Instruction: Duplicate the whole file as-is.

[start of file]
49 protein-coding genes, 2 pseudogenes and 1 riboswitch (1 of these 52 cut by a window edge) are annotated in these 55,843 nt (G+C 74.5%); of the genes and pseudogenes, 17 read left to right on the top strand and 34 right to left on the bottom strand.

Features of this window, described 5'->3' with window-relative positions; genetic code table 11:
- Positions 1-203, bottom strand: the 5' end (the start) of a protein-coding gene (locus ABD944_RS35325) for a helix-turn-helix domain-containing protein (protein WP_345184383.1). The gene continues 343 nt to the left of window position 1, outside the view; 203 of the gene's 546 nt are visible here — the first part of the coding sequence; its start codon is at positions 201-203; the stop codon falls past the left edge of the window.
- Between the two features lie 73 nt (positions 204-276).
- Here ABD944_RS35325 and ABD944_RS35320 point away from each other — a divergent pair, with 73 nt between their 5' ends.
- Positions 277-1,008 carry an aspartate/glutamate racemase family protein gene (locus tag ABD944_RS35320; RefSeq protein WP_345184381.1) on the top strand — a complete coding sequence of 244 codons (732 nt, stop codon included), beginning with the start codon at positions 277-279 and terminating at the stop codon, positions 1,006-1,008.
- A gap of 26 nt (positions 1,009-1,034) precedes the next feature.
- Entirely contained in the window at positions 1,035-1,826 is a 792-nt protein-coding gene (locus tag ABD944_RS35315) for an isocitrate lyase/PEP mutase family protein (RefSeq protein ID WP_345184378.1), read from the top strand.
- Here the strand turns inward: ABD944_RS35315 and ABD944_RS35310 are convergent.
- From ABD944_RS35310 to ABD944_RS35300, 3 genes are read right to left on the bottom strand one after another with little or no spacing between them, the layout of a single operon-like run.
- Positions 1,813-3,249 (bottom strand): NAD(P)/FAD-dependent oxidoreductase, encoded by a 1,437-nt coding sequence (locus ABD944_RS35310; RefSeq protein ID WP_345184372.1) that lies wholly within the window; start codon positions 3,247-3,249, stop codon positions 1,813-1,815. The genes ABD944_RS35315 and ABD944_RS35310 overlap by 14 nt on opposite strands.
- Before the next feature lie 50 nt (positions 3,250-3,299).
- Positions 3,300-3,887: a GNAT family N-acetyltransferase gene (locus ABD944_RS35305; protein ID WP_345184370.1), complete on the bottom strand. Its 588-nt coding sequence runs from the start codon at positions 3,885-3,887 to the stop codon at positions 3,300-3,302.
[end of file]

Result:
49 protein-coding genes, 2 pseudogenes and 1 riboswitch (1 of these 52 cut by a window edge) are annotated in these 55,843 nt (G+C 74.5%); of the genes and pseudogenes, 17 read left to right on the top strand and 34 right to left on the bottom strand.

Features of this window, described 5'->3' with window-relative positions; genetic code table 11:
- Positions 1-203, bottom strand: the 5' end (the start) of a protein-coding gene (locus ABD944_RS35325) for a helix-turn-helix domain-containing protein (protein WP_345184383.1). The gene continues 343 nt to the left of window position 1, outside the view; 203 of the gene's 546 nt are visible here — the first part of the coding sequence; its start codon is at positions 201-203; the stop codon falls past the left edge of the window.
- Between the two features lie 73 nt (positions 204-276).
- Here ABD944_RS35325 and ABD944_RS35320 point away from each other — a divergent pair, with 73 nt between their 5' ends.
- Positions 277-1,008 carry an aspartate/glutamate racemase family protein gene (locus tag ABD944_RS35320; RefSeq protein WP_345184381.1) on the top strand — a complete coding sequence of 244 codons (732 nt, stop codon included), beginning with the start codon at positions 277-279 and terminating at the stop codon, positions 1,006-1,008.
- A gap of 26 nt (positions 1,009-1,034) precedes the next feature.
- Entirely contained in the window at positions 1,035-1,826 is a 792-nt protein-coding gene (locus tag ABD944_RS35315) for an isocitrate lyase/PEP mutase family protein (RefSeq protein ID WP_345184378.1), read from the top strand.
- Here the strand turns inward: ABD944_RS35315 and ABD944_RS35310 are convergent.
- From ABD944_RS35310 to ABD944_RS35300, 3 genes are read right to left on the bottom strand one after another with little or no spacing between them, the layout of a single operon-like run.
- Positions 1,813-3,249 (bottom strand): NAD(P)/FAD-dependent oxidoreductase, encoded by a 1,437-nt coding sequence (locus ABD944_RS35310; RefSeq protein ID WP_345184372.1) that lies wholly within the window; start codon positions 3,247-3,249, stop codon positions 1,813-1,815. The genes ABD944_RS35315 and ABD944_RS35310 overlap by 14 nt on opposite strands.
- Before the next feature lie 50 nt (positions 3,250-3,299).
- Positions 3,300-3,887: a GNAT family N-acetyltransferase gene (locus ABD944_RS35305; protein ID WP_345184370.1), complete on the bottom strand. Its 588-nt coding sequence runs from the start codon at positions 3,885-3,887 to the stop codon at positions 3,300-3,302.